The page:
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Black News and News Makers in History: George Neves Leighton

Black news from Pasadena - Black News and News Makers recognizes George Leighton this week in Black history.George Neves Leighton, attorney, judge and activist. Moved beyond his circumstances.

Born October 22, 1912 in New Bedford, Massachusetts, George Neves Leitao (his birth name) is the son of immigrant parents, Anna Silva Garcia and Antonio Neves Leitao; both were from Portuguese Cape Verde Islands. He attended school in Cape Cod and in New Bedford. It was in school that he got the name "Leighton" as the teacher claimed she could not pronounce his last name "Leitao." His parents, wanting no problems for their son, agreed.

Due to his family's need for money, Leighton left school after he completed the sixth grade. He spent his Depression-era adolescence working in the cranberry bogs and even on an oil tanker sailing from Fall River, Massachusetts to Aruba, off the northern coast of South America. Though unable to attend school, his quest for knowledge continued. An avid reader in his spare time, he borrowed books and attended night school.

In 1935, a local attorney set up a memorial fund to honor the USS Nantucket's sinking and the Cape Verde residents aboard. The fund started annual essay contest meant to provide initial tuition for winners in any college of their choice. In 1936, Leighton submitted an essay in the writing contest and won the $200 college scholarship. He then gained a conditional admission to Howard University as an Unclassified Student. By the end of the first semester examinations, he had made the Dean's Honor Roll which qualified him as a candidate for a degree in the College of Liberal Arts. He remained on the Honor Roll through his education and, on June 7, 1940, Leighton graduated magna cum laude and earned a first year scholarship to Harvard Law School.

Drafted into military service in 1940, Leighton served during the second World War as an Infantry officer with the 93rd Infantry Division throughout its service in the Pacific Theatre until October 1945 when, as an infantry captain, he was relieved from active duty. In 1945, he re-entered Harvard, earned an L.L.B. in 1946 having already passed the Massachusetts bar examination.

Moving to Chicago in October 1946, he passed the Illinois bar exam and became active in civic affairs. He was chairman of the Legal Redress Committee of the Chicago NAACP between 1947 and 1952, and president of the Third Ward Regular Democratic Organization. And, from 1949 to 1951, he was assistant attorney general of Illinois. In 1951, he also co-founded one of the largest African American law firms in the country and the next year, he became the Chicago Branch NAACP president.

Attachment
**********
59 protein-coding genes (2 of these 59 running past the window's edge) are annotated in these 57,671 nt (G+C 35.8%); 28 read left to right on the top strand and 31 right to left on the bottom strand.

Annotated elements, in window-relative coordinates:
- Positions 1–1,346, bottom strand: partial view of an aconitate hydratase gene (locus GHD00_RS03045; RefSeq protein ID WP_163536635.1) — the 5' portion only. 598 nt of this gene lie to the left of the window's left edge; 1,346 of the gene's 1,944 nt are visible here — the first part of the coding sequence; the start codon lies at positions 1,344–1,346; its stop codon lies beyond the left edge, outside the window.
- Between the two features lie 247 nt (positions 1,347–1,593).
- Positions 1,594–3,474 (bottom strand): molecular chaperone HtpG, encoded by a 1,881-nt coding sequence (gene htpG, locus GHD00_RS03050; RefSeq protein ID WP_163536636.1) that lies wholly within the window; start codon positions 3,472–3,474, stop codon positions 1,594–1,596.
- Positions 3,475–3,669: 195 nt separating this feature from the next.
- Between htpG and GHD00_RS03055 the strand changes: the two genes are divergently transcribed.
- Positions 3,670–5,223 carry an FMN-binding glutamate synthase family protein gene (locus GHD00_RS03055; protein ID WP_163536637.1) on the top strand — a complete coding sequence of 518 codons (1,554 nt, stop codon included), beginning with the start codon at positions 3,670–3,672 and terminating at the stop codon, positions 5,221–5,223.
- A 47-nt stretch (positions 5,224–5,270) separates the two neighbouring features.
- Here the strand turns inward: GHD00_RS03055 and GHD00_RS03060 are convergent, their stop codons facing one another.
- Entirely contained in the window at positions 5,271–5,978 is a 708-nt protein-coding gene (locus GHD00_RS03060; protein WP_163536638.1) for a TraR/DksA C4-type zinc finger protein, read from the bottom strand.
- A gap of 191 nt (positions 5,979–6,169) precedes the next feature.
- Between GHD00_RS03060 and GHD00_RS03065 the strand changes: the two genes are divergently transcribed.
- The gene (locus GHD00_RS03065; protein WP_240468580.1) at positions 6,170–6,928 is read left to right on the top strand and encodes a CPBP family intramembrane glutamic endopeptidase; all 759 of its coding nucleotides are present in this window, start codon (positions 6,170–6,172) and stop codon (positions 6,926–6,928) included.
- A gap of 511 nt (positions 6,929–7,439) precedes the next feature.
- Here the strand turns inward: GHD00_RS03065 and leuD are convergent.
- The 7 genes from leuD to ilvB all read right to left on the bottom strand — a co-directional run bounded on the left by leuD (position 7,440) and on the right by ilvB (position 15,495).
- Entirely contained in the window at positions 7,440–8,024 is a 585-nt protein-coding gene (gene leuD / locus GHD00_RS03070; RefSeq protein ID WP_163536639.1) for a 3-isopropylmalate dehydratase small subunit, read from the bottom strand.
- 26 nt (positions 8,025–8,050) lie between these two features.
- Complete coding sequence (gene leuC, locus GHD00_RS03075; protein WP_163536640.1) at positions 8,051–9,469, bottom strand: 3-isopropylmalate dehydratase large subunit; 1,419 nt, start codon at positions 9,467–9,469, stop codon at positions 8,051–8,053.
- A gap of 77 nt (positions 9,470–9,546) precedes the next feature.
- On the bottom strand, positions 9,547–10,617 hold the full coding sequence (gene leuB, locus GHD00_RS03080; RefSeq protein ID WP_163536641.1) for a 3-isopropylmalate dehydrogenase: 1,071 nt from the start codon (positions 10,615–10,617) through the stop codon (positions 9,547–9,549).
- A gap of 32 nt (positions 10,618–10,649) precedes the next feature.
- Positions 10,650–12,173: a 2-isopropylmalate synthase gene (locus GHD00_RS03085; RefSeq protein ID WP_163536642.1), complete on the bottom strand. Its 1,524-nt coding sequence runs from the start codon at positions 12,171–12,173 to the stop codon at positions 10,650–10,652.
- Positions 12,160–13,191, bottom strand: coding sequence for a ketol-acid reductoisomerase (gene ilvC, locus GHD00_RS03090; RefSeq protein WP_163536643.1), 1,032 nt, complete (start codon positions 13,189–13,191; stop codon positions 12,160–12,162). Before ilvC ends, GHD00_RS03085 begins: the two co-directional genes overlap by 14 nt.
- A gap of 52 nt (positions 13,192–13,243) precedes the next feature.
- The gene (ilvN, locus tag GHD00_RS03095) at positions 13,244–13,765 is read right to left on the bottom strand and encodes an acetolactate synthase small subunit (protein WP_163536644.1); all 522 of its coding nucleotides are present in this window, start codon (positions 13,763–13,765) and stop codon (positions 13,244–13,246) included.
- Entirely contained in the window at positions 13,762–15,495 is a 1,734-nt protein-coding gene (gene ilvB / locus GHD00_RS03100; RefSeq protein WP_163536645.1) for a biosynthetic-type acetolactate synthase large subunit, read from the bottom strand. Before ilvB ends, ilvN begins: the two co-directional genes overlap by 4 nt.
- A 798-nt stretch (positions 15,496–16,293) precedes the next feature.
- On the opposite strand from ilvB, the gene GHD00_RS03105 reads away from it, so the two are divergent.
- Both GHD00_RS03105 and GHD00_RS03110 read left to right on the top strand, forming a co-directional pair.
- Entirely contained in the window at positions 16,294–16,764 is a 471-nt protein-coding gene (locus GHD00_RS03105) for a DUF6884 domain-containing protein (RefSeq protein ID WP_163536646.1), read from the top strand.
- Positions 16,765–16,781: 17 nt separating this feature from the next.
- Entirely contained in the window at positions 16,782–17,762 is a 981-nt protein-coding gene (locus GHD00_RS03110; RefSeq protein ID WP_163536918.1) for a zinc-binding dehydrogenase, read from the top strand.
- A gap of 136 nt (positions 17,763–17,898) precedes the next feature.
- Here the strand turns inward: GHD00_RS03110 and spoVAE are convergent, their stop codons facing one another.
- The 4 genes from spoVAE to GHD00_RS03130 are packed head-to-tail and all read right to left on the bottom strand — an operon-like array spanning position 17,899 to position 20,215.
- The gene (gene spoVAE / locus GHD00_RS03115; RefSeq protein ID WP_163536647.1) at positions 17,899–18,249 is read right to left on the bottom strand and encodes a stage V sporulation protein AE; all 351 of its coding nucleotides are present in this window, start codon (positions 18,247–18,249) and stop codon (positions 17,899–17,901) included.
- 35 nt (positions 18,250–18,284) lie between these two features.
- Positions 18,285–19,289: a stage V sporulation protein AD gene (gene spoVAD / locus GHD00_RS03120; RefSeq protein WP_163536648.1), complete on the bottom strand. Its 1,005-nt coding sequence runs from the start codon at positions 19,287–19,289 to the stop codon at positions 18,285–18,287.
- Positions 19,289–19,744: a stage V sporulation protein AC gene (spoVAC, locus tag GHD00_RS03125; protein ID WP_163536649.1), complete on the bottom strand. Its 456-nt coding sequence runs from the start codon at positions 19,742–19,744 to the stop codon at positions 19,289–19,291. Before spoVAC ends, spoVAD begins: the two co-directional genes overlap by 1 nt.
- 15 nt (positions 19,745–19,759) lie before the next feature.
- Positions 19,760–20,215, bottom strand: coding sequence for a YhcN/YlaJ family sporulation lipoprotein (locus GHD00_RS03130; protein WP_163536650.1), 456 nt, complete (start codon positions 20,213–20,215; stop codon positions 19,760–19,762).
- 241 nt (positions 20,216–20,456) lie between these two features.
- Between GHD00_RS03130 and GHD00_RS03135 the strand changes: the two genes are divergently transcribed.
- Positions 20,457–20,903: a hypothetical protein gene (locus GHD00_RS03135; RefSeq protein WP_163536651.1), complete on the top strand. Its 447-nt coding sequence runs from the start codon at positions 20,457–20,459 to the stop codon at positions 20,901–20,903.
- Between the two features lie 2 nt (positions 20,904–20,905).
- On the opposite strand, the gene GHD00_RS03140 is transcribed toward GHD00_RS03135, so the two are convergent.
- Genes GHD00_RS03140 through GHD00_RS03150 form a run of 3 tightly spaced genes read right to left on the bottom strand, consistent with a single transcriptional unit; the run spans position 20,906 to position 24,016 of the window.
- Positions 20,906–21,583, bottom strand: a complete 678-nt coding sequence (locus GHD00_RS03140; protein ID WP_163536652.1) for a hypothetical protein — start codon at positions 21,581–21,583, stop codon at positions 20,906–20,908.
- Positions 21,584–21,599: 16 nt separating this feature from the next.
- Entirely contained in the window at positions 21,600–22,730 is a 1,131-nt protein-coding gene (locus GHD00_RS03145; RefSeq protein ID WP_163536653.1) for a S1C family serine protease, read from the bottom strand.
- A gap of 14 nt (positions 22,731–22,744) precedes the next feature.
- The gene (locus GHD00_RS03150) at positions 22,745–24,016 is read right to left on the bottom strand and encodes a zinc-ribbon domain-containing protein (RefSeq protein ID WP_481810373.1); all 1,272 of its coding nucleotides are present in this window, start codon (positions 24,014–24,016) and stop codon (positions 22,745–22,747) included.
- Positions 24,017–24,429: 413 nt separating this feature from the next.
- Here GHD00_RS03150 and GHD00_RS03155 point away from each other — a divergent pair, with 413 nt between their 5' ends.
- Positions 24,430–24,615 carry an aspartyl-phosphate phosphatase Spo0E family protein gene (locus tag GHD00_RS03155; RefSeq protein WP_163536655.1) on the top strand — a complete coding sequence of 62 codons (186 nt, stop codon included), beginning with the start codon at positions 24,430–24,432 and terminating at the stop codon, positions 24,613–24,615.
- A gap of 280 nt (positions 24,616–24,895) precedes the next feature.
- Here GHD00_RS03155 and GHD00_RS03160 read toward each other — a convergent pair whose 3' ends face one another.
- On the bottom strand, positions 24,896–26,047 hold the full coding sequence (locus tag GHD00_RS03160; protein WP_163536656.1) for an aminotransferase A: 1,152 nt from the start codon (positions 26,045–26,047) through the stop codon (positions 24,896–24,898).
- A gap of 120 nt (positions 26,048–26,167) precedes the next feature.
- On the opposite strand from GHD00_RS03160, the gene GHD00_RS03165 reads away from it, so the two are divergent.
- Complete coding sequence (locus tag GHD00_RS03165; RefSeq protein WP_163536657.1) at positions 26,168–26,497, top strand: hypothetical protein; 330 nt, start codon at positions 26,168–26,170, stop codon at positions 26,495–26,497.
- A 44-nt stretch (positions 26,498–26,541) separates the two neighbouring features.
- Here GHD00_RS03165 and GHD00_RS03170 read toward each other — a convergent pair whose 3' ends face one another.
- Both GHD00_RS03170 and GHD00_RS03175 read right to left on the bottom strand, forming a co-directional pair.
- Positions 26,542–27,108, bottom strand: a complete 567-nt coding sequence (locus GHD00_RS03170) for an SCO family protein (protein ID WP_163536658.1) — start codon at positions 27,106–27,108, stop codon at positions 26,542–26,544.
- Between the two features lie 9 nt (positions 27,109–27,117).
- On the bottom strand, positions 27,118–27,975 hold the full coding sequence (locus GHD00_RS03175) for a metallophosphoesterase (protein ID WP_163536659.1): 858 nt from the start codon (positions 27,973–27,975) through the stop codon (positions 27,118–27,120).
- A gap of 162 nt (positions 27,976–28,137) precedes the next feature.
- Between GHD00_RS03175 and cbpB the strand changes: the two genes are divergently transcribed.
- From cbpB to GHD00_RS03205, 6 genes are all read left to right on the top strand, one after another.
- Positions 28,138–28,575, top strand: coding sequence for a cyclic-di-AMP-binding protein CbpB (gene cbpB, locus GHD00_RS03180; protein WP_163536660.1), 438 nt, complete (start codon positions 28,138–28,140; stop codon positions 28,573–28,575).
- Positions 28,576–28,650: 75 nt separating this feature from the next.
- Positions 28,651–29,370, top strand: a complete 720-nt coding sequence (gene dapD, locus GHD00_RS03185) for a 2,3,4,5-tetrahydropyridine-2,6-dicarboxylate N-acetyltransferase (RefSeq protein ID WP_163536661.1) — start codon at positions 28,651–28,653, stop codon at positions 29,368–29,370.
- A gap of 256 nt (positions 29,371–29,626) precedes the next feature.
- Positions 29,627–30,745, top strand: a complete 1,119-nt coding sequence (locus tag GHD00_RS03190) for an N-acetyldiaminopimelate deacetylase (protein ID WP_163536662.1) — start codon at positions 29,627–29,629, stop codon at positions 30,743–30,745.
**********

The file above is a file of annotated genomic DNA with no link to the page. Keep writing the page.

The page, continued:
In 1964, Leighton was elected a Cook County Circuit Court judge and began teaching at the John Marshall Law School the next year. In 1969, Leighton became a judge on the U.S. Court of Appeals in Illinois' First District. After six years, President Ford nominated him to serve as a U.S. District Court judge. Leighton retired from the U.S. District Court in 1987 at the age of seventy-five, but began counseling at Earl L. Neal & Associates. Leighton has played a leadership role in governmental groups, serving as chairman of the Character and Fitness Committee for the First Appellate District of Illinois and chairman of the Illinois Advisory Committee for the U.S. Commission on Civil Rights.

At the age of 90, he served the Chicago firm of Neal, Murdock & Leroy as Of Counsel to and teaches law as an adjunct professor at John Marshall Law School.

As an attorney, George Leighton defended more than 200 criminal cases in bench and jury trials. During this same period, he handled more than 175 appeals or reviews, both civil and criminal, in state and federal courts. An ardent and spirited community supporter and civic activist, he has won respect and admiration from all quarters of society. His reputation as a fair, thoughtful and compassionate champion of human rights and the rule of law have earned him a respected place of service in a vast number of legal and civic organizations, committees, panels and boards. In recognition and appreciation of his untiring work, wisdom and leadership, Judge Leighton has received honors, awards, and honorary degrees from around the country. Perhaps none is more poignant than the recent decision of the New Bedford city fathers renaming and rededicating of a hometown junior high school as the George N. Leighton School, in tribute to one of the city's most distinguished sons, one who never attended such a school.

Capping a legal career that spans half a century, Judge Leighton recently summarized the burdens and blessings of a lifetime in the profession of law by saying, "Our profession lives and exists in a plethora of rules, limitations and statutes. One can be disciplined, disbarred or disgraced for failing to operate within those limitations. It requires a disciplined and meticulous nature, a complete awareness of the restrictions. But the blessings far outnumber the burdens. In private practice, you may carve a niche in the community you serve. After many years, you may be asked to serve in the judiciary. The judiciary is the epitome of service. In this, the community says they trust you to be an administrator of justice – it's the highest level of community service that our society offers."

A man with a lifelong passion for the game of chess, Leighton has also participated in civic groups, and served on the board of directors of the United Church of Christ and Grant Hospital.

From: http://www.innsofcourt.org/Content/Default.aspx?Id=347, www.anothershadeofcolor.com, and http://thehistorymakers.com.  Photo from a 2002 HistoryMakers interview.

 
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